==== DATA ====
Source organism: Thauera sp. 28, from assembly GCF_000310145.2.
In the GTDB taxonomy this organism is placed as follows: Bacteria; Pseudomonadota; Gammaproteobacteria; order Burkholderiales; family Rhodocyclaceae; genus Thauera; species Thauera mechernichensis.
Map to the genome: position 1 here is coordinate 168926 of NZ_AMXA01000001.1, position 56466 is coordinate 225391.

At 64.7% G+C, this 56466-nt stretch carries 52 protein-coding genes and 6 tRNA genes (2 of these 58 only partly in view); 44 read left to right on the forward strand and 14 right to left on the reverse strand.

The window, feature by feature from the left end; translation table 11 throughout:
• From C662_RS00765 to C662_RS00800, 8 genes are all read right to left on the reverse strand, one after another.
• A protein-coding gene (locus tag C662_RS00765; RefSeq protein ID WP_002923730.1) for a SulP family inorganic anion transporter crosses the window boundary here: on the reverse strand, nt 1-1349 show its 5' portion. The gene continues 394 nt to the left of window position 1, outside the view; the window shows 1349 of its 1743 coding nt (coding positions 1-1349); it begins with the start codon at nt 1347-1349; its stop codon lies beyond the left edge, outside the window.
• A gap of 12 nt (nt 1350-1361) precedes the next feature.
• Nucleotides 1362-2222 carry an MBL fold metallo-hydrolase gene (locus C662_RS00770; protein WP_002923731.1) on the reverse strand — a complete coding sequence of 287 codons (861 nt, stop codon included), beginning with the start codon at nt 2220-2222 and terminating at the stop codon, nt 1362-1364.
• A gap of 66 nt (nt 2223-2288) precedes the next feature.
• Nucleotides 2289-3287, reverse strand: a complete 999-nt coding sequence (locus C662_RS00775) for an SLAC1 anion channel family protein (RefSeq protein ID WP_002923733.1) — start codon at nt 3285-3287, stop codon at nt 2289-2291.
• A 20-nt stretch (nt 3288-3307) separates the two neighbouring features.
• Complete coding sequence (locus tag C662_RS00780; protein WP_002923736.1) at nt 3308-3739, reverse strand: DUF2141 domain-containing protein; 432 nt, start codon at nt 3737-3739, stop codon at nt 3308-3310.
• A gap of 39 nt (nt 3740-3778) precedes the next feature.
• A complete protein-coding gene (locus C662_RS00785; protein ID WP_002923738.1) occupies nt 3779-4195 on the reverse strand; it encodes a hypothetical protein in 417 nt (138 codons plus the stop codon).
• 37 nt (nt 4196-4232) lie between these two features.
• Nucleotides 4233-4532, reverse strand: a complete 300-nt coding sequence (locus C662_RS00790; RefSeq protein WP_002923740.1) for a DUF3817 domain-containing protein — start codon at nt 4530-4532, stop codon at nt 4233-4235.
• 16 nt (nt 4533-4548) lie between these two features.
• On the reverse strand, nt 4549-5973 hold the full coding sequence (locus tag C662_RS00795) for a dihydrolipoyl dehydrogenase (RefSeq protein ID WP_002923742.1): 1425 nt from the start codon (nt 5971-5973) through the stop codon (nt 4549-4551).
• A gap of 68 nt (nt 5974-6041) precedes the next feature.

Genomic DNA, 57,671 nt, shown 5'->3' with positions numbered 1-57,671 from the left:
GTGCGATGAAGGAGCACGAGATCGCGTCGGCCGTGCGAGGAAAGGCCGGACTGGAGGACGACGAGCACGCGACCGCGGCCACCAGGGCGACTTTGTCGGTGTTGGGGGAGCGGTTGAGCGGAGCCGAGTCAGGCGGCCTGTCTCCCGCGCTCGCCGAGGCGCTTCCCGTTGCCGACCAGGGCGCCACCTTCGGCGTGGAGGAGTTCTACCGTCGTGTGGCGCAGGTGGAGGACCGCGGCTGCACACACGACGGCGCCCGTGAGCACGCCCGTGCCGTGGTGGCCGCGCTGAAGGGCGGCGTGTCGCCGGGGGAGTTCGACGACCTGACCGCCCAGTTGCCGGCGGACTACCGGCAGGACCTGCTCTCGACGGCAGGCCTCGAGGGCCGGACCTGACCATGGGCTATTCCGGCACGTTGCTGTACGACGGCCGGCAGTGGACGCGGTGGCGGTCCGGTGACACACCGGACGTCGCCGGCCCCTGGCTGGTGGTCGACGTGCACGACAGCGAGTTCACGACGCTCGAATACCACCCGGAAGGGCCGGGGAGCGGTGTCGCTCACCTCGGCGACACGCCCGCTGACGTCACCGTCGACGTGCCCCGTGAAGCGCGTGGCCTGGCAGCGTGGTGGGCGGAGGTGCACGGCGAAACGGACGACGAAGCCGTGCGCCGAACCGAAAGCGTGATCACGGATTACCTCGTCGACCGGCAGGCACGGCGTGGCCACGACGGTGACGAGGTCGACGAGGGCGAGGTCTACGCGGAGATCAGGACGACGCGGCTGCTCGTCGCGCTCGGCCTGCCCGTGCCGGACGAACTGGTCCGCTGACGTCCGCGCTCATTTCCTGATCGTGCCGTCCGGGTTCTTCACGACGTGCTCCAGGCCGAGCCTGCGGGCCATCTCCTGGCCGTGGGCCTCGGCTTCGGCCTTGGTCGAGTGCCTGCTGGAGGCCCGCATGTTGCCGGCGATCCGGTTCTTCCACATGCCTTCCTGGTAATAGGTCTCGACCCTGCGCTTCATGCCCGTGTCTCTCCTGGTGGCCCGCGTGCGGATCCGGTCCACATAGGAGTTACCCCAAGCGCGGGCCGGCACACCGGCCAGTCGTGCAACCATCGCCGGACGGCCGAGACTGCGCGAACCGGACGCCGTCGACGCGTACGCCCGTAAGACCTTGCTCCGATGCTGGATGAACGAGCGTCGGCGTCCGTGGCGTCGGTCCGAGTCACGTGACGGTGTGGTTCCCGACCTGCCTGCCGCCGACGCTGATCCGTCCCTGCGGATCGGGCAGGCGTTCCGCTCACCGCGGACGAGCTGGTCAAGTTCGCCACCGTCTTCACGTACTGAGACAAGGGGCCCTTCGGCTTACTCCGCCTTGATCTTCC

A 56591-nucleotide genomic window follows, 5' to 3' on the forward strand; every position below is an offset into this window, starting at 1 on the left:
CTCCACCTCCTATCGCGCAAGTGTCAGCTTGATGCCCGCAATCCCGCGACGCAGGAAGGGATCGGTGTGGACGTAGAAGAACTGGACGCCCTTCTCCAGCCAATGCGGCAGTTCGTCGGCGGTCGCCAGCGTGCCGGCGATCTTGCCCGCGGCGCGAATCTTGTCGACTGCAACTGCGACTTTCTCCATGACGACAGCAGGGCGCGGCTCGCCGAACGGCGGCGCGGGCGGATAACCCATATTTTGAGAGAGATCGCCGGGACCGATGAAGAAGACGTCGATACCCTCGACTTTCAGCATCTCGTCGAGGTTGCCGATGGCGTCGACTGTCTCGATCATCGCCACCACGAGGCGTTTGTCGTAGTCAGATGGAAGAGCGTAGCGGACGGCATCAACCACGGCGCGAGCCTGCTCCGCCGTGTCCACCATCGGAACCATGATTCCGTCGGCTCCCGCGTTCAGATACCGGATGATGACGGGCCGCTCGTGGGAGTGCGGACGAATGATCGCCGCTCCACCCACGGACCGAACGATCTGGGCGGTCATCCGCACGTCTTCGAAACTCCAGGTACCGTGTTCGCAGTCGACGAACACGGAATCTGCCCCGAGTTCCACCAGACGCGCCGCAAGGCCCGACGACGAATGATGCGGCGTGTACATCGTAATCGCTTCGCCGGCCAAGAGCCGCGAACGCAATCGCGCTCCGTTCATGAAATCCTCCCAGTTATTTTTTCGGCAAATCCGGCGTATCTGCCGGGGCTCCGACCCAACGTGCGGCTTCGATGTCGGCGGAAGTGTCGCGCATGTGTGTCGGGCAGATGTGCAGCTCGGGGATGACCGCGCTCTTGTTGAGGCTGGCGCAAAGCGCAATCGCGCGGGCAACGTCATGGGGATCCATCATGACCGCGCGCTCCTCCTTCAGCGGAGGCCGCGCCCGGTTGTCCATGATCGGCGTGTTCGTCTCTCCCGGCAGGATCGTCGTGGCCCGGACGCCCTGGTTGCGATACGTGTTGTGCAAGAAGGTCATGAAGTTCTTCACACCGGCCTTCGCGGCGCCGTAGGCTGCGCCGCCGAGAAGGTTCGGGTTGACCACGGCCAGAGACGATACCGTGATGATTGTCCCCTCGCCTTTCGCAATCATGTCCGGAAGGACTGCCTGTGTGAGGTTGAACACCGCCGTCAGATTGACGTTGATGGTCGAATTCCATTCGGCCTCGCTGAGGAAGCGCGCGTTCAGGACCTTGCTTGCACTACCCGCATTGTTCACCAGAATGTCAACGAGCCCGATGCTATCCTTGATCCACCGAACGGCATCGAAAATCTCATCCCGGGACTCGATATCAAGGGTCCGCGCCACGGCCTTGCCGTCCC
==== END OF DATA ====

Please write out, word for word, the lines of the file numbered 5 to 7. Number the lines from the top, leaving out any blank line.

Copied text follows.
The window, feature by feature from the left end; translation table 11 throughout:
• From C662_RS00765 to C662_RS00800, 8 genes are all read right to left on the reverse strand, one after another.
• A protein-coding gene (locus tag C662_RS00765; RefSeq protein ID WP_002923730.1) for a SulP family inorganic anion transporter crosses the window boundary here: on the reverse strand, nt 1-1349 show its 5' portion. The gene continues 394 nt to the left of window position 1, outside the view; the window shows 1349 of its 1743 coding nt (coding positions 1-1349); it begins with the start codon at nt 1347-1349; its stop codon lies beyond the left edge, outside the window.